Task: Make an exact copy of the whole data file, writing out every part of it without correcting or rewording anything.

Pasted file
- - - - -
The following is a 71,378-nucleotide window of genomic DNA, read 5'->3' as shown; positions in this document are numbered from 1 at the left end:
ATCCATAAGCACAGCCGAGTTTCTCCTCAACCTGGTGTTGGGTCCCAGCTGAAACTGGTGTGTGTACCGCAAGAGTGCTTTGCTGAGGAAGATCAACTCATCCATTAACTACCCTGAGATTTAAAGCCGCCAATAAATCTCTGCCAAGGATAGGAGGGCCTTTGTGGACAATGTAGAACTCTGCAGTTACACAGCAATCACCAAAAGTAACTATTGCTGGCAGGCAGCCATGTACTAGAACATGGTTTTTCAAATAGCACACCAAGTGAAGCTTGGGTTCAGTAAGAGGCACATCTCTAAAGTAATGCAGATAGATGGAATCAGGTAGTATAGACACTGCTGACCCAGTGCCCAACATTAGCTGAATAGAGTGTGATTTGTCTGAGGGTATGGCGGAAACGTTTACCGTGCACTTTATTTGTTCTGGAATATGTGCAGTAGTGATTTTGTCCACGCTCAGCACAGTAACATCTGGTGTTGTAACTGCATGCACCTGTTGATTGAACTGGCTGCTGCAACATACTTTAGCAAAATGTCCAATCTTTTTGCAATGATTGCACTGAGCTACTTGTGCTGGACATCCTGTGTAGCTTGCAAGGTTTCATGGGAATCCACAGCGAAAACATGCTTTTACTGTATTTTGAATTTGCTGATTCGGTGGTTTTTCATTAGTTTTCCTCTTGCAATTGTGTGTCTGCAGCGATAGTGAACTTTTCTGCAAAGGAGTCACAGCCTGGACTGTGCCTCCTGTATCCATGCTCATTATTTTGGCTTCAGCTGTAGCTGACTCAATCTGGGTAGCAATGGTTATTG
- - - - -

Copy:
The following is a 71,378-nucleotide window of genomic DNA, read 5'->3' as shown; positions in this document are numbered from 1 at the left end:
ATCCATAAGCACAGCCGAGTTTCTCCTCAACCTGGTGTTGGGTCCCAGCTGAAACTGGTGTGTGTACCGCAAGAGTGCTTTGCTGAGGAAGATCAACTCATCCATTAACTACCCTGAGATTTAAAGCCGCCAATAAATCTCTGCCAAGGATAGGAGGGCCTTTGTGGACAATGTAGAACTCTGCAGTTACACAGCAATCACCAAAAGTAACTATTGCTGGCAGGCAGCCATGTACTAGAACATGGTTTTTCAAATAGCACACCAAGTGAAGCTTGGGTTCAGTAAGAGGCACATCTCTAAAGTAATGCAGATAGATGGAATCAGGTAGTATAGACACTGCTGACCCAGTGCCCAACATTAGCTGAATAGAGTGTGATTTGTCTGAGGGTATGGCGGAAACGTTTACCGTGCACTTTATTTGTTCTGGAATATGTGCAGTAGTGATTTTGTCCACGCTCAGCACAGTAACATCTGGTGTTGTAACTGCATGCACCTGTTGATTGAACTGGCTGCTGCAACATACTTTAGCAAAATGTCCAATCTTTTTGCAATGATTGCACTGAGCTACTTGTGCTGGACATCCTGTGTAGCTTGCAAGGTTTCATGGGAATCCACAGCGAAAACATGCTTTTACTGTATTTTGAATTTGCTGATTCGGTGGTTTTTCATTAGTTTTCCTCTTGCAATTGTGTGTCTGCAGCGATAGTGAACTTTTCTGCAAAGGAGTCACAGCCTGGACTGTGCCTCCTGTATCCATGCTCATTATTTTGGCTTCAGCTGTAGCTGACTCAATCTGGGTAGCAATGGTTATTG